Now after you have installed the extension, you will see the Watch Sass icon below meaning that it is watching and compiling every SASS code to CSS.

Benefits of using SCSS

  • Code Splitting: One of the benefits of using SCSS is that it allows for code splitting meaning that instead of having a huge and bulky SCSS file, you can have small, separate files for styling different parts of your web app and this also helps in the long run as it makes code debugging easier. All you need to do is put a _ in front of the file you want to split and then when you are done you then use the @import rule to import that file into your main SCSS file which won’t have the __ in front of it.

  • Using Variables: SCSS offers the ability for you to create variables. Variables allow you to store a certain value and then re-use that variable throughout your code thereby keeping it DRY ( Don’t Repeat yourelf ). Below you can see how variables can be created:

$primary-color: hsl(210, 36%, 96%);
$secondary-color: #2ffff5;
$ubuntu-font: 'Ubuntu', 'Arial', 'Helvetica', sans-serif;
$nunito-font: 'Nunito', 'Arial', 'Helvetica', sans-serif;
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We can then use those variables anywhere in our code like so:

h1{
  color: $primary-color;
  font: $nunito-font;
}

p{
  color: $secondary-color;
  font: $ubuntu-font;
}
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  • Nested Syntax: Imagine you have a section with a class of projects and inside that section, you have a div and a button with a class of projects_items and projects_btn respectively. Now SCSS allows you to nest those classes together instead of using the traditional CSS way of targeting each class separately. Now nesting allows for easy to read and maintainable code, it also prevents us from rewriting selectors multiple times. Example of nesting is shown below:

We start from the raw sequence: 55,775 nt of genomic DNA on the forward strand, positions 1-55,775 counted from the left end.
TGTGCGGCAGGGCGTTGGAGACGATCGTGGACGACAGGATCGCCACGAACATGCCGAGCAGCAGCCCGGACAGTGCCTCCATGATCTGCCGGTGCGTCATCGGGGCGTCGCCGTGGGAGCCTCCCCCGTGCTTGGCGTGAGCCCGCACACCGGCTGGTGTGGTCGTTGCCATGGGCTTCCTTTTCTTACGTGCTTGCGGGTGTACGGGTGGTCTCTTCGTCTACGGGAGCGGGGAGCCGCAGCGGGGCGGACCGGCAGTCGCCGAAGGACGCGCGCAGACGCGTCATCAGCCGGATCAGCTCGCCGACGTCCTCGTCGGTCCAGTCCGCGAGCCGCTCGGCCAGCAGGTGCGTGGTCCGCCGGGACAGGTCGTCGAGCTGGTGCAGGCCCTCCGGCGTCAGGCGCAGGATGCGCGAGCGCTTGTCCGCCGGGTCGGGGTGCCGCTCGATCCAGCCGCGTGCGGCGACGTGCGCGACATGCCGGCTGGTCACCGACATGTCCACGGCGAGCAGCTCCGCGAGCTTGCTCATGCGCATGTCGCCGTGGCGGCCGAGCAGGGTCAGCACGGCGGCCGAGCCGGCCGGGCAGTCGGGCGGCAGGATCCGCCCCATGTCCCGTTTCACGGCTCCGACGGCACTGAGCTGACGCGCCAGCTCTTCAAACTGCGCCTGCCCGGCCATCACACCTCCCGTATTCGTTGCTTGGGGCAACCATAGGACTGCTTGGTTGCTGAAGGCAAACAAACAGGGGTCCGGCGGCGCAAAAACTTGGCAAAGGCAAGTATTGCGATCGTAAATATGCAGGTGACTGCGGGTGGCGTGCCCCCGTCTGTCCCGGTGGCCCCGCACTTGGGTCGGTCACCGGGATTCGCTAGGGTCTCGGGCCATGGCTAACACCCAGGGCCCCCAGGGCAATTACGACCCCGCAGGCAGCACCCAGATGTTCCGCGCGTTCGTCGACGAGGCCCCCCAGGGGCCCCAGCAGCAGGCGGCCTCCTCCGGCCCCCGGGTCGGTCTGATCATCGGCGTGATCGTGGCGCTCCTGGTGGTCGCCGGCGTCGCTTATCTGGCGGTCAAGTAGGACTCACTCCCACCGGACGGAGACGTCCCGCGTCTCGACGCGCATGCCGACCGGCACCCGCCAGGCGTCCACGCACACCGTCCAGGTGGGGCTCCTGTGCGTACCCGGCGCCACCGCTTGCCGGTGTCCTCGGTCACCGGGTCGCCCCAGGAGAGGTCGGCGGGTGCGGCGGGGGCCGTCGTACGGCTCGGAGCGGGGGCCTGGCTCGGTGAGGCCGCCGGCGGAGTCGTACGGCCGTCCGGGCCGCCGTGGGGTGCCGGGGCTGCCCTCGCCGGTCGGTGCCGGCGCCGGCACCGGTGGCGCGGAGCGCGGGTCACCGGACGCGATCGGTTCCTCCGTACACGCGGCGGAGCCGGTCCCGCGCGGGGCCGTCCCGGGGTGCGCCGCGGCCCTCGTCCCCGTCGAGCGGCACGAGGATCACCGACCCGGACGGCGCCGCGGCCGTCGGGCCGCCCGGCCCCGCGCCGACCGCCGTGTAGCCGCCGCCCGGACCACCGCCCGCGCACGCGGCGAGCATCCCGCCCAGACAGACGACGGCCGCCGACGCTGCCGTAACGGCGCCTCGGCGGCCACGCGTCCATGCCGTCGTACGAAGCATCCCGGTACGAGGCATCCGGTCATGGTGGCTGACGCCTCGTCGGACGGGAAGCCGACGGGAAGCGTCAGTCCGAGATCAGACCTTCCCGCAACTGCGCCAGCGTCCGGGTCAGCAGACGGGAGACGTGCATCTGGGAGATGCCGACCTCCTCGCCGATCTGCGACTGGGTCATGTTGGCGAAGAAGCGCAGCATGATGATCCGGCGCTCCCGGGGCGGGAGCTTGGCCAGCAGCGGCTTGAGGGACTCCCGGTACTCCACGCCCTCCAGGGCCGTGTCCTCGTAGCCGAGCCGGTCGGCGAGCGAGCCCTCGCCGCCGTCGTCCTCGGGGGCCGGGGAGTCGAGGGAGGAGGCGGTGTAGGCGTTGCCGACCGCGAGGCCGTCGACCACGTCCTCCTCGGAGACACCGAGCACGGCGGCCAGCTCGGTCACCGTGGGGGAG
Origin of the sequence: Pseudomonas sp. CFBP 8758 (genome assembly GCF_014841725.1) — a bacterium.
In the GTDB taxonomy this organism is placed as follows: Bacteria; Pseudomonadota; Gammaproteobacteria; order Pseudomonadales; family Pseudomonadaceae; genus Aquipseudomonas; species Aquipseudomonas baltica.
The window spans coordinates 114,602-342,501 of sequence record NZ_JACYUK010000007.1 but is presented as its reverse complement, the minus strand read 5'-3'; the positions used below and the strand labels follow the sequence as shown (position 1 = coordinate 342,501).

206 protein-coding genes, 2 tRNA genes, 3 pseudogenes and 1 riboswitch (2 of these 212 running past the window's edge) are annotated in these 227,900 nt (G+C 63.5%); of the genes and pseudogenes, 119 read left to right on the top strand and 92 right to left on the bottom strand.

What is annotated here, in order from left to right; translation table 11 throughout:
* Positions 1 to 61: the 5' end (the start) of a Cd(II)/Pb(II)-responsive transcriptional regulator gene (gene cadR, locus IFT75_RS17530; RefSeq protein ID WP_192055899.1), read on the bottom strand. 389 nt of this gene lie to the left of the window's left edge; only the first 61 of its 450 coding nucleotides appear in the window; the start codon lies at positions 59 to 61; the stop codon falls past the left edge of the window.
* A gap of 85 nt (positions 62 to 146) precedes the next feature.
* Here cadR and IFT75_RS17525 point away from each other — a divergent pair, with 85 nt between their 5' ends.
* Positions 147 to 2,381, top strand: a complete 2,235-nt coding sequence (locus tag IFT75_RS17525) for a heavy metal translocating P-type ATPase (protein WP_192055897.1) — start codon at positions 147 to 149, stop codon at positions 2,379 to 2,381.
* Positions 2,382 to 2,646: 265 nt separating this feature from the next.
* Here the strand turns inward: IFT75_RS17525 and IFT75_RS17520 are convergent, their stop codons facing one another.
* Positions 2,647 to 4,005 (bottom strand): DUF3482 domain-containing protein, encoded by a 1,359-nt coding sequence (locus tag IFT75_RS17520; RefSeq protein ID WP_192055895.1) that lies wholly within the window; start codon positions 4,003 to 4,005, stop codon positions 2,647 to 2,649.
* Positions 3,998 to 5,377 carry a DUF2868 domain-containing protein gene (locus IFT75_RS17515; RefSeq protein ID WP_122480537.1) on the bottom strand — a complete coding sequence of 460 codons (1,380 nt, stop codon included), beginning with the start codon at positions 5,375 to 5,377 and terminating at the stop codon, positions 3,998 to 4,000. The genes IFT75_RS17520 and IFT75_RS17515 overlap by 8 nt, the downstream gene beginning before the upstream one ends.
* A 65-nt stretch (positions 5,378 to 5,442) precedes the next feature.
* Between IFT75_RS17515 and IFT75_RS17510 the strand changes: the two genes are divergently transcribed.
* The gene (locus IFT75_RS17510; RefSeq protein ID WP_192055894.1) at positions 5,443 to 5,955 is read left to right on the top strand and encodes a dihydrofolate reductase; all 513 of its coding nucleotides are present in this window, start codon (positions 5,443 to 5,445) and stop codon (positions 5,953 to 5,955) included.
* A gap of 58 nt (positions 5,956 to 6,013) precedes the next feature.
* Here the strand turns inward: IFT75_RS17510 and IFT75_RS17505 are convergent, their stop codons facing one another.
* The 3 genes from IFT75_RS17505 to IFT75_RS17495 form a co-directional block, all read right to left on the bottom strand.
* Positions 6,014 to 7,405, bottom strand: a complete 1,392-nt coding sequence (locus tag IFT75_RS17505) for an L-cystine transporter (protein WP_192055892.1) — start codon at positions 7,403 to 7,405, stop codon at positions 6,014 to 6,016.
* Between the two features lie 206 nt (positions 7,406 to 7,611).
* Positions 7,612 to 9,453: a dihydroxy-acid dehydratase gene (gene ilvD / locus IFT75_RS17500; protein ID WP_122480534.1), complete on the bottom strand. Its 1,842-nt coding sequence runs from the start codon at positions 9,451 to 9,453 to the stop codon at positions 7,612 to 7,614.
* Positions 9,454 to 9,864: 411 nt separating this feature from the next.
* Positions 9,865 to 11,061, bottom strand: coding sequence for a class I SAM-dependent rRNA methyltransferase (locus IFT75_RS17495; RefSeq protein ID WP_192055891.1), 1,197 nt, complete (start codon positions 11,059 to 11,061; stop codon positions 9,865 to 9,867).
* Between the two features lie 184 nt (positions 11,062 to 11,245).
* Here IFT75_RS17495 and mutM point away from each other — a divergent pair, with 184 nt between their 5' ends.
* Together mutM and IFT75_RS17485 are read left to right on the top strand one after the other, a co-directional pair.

.projects {
  color: $primary-color;
  font: $ubuntu-font;
  padding-bottom: 2rem;

  &__items {
    width: 60vw;
    margin: 2rem auto 0 auto;
    display: grid;
    grid-template-columns: 1fr;
    grid-gap: 2rem;
  }

    &__btn {
    font: $nunito-font;
    color: $secondary-color;
    font-size: 1.4rem;
    opacity: 0;
  }
}
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  • Mixins: Using variables in your code is amazing right, but mixins are more cool and amazing. Mixins let you define styles that can be re-used throughout your code. We then use @include to ‘include’ our mixin wherever we want to use it An example of mixin is given below:
@mixin transition-ease {
  color: $secondary-color;
  font: $ubuntu-font;
  transition: all 0.5s ease-in-out;
}
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To include our mixin in any part of our code:

a{
  @include transition-ease;
}
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Conclusion

In this article, we introduced and talked about SASS, its benefits, and why you should start using it instead of the conventional CSS. You can visit here to learn more about SASS.